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Drug Design for Treating Opportunistic Infection in AIDS


Mortality in AIDS patients is due to overwhelming opportunistic infections caused by bacteria, fungi, protozoa, and viruses. </p>
The long term goal of this project is to develop lead compounds useful for the treatment of bacterial opportunistic infections in AIDS by developing strong inhibitors of alanine racemase, an essential bacterial enzyme involved in cell wall biosynthesis.</p>

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These compounds will be engineered in a collaborative structure based drug design program based at the University of Houston. Three common opportunistic pathogens will be targeted, Mycobacterium tuberculosis, Mycobacterium avium, and Streptococcus pneumoniae, but several other pathogens will be studied as well. </p>
To date, overexpressing clones of alanine racemase from E. coli, Mycobacterium tuberculosis, Pseudomonas aeruginosa, Staphylococcus aureus, and Streptococcus pneumoniae have been used to produce purified protein. These enzymes are being characterized kinetically. </p>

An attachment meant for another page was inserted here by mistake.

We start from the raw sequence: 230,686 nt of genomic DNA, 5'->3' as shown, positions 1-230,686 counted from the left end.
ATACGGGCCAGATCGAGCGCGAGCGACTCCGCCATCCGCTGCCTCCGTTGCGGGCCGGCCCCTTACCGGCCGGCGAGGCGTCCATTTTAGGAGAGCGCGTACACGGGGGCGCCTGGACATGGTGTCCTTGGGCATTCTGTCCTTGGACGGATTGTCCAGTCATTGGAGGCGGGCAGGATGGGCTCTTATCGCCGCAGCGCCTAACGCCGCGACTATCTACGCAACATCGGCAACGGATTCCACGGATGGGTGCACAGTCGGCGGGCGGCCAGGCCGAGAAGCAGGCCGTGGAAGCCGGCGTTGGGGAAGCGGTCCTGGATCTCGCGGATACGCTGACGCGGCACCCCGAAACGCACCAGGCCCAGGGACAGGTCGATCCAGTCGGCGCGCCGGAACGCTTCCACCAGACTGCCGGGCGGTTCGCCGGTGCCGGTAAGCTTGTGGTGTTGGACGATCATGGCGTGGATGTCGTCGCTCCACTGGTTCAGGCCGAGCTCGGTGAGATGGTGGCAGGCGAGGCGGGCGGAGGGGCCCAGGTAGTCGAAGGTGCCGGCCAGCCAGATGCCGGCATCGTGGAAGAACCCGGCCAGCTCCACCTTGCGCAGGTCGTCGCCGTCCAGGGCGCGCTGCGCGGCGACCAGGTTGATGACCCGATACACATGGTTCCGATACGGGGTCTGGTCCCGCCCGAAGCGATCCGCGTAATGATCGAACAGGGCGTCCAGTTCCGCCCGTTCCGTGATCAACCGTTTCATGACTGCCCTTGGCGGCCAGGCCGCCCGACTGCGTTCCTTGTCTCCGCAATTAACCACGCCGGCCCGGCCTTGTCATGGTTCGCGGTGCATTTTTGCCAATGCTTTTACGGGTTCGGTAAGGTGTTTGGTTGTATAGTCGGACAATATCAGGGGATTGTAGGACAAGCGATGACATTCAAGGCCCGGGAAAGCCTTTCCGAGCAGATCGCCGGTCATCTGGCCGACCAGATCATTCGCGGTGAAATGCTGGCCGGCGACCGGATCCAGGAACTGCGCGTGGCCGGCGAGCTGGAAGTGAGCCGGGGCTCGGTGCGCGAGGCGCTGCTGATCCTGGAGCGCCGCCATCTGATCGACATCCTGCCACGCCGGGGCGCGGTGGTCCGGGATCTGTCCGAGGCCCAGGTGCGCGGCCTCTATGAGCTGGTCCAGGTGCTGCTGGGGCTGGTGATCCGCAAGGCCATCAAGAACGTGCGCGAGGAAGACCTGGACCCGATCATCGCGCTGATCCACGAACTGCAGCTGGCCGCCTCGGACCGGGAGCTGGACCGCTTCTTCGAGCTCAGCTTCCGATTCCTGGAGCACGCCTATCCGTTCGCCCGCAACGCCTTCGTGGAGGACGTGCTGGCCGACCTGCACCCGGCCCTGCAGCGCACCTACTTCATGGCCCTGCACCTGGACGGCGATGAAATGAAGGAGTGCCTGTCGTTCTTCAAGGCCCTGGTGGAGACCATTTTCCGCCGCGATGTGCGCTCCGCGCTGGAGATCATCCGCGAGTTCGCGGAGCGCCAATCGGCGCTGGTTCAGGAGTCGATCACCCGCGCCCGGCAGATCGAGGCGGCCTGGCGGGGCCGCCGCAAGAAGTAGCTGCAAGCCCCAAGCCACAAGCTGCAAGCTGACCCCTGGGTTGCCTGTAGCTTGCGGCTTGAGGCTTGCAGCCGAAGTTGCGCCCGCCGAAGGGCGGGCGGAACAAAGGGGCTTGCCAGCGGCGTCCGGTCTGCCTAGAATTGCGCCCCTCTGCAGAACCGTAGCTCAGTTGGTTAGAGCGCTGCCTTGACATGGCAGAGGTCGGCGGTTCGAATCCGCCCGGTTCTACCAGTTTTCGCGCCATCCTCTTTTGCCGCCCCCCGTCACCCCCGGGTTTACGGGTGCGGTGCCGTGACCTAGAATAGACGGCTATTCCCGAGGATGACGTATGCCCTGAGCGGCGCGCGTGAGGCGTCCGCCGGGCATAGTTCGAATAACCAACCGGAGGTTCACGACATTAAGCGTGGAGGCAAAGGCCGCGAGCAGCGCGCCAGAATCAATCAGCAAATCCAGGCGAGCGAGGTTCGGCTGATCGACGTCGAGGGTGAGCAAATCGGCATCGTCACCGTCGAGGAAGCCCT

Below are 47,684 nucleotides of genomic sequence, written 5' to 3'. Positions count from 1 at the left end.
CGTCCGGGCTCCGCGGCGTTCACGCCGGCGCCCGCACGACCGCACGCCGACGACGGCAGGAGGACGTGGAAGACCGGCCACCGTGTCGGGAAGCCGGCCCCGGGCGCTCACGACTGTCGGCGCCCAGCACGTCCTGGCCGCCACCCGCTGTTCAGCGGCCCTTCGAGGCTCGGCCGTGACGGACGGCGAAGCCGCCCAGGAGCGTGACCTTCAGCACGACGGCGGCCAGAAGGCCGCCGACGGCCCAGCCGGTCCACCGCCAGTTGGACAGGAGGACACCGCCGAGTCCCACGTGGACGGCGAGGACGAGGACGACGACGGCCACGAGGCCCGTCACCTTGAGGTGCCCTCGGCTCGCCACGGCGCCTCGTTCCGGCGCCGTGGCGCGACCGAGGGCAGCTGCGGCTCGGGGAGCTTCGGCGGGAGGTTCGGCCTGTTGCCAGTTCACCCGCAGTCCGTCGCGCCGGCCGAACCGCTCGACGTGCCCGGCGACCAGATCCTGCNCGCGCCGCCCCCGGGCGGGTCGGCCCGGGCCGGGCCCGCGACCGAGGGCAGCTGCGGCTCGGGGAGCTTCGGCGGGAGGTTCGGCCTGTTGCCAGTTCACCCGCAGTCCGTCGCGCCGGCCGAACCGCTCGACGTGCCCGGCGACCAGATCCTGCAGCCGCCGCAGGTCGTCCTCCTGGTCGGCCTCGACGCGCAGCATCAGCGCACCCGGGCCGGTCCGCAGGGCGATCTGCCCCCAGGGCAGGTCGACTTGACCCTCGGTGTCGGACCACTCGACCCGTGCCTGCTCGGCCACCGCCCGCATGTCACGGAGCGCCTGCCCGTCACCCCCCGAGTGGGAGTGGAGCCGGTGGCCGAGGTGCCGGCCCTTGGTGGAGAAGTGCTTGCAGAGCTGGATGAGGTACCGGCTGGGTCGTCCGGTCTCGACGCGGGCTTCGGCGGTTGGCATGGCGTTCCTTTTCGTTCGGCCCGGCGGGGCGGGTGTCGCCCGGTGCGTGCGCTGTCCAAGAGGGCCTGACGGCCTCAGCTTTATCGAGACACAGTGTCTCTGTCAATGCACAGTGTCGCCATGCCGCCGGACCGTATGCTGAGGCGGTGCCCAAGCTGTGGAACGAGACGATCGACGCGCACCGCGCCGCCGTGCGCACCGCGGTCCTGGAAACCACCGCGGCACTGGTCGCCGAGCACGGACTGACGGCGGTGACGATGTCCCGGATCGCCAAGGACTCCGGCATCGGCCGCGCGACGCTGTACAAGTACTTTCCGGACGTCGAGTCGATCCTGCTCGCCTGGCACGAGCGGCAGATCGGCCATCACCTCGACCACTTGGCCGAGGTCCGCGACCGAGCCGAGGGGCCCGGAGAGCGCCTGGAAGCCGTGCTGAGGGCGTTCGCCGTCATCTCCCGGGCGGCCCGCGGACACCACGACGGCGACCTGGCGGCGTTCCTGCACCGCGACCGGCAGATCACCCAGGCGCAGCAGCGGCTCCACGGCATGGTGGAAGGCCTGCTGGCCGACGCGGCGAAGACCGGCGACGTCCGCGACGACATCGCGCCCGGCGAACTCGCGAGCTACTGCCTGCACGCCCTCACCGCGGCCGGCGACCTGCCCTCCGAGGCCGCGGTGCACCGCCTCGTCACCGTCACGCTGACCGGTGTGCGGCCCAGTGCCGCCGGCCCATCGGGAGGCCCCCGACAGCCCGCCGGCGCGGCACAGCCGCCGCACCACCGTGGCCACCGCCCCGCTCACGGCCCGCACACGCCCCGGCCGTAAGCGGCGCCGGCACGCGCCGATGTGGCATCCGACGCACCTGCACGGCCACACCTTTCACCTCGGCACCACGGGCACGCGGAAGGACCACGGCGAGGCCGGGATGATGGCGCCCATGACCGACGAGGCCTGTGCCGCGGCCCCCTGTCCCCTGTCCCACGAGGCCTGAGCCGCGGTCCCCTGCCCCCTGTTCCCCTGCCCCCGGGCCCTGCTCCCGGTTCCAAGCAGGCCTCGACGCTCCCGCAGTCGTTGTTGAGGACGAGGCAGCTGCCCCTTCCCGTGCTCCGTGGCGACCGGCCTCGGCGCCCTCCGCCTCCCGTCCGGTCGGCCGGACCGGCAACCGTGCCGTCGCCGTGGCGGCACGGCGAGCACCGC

Crystallization of all of these racemases will be attempted, and alanine racemase from E. coli, Pseudomonas aeruginosa and Mycobacterium tuberculosis have already been crystallized. The crystals from the E. coli enzyme are of sufficient quality to allow for a three-dimensional structure determination. These structures will serve as target molecules for a comprehensive structure based drug design effort. Promising lead compounds will be synthesized and tested in vitro. Their strength and specificity will be improved through structural determinations of inhibitor-enzyme complexes followed by molecular dynamics simulations. Studies of mutant racemases will be used to help anticipate common pathways for developing resistance to these compounds. </p>
While the treatment of opportunistic infections in AIDS patients will benefit most from this research, development of highly effective alanine racemase inhibitors may broadly impact the treatment of other infectious diseases, including those caused by multi-drug resistant bacteria.</p>

Krause, Kurt
University of Houston
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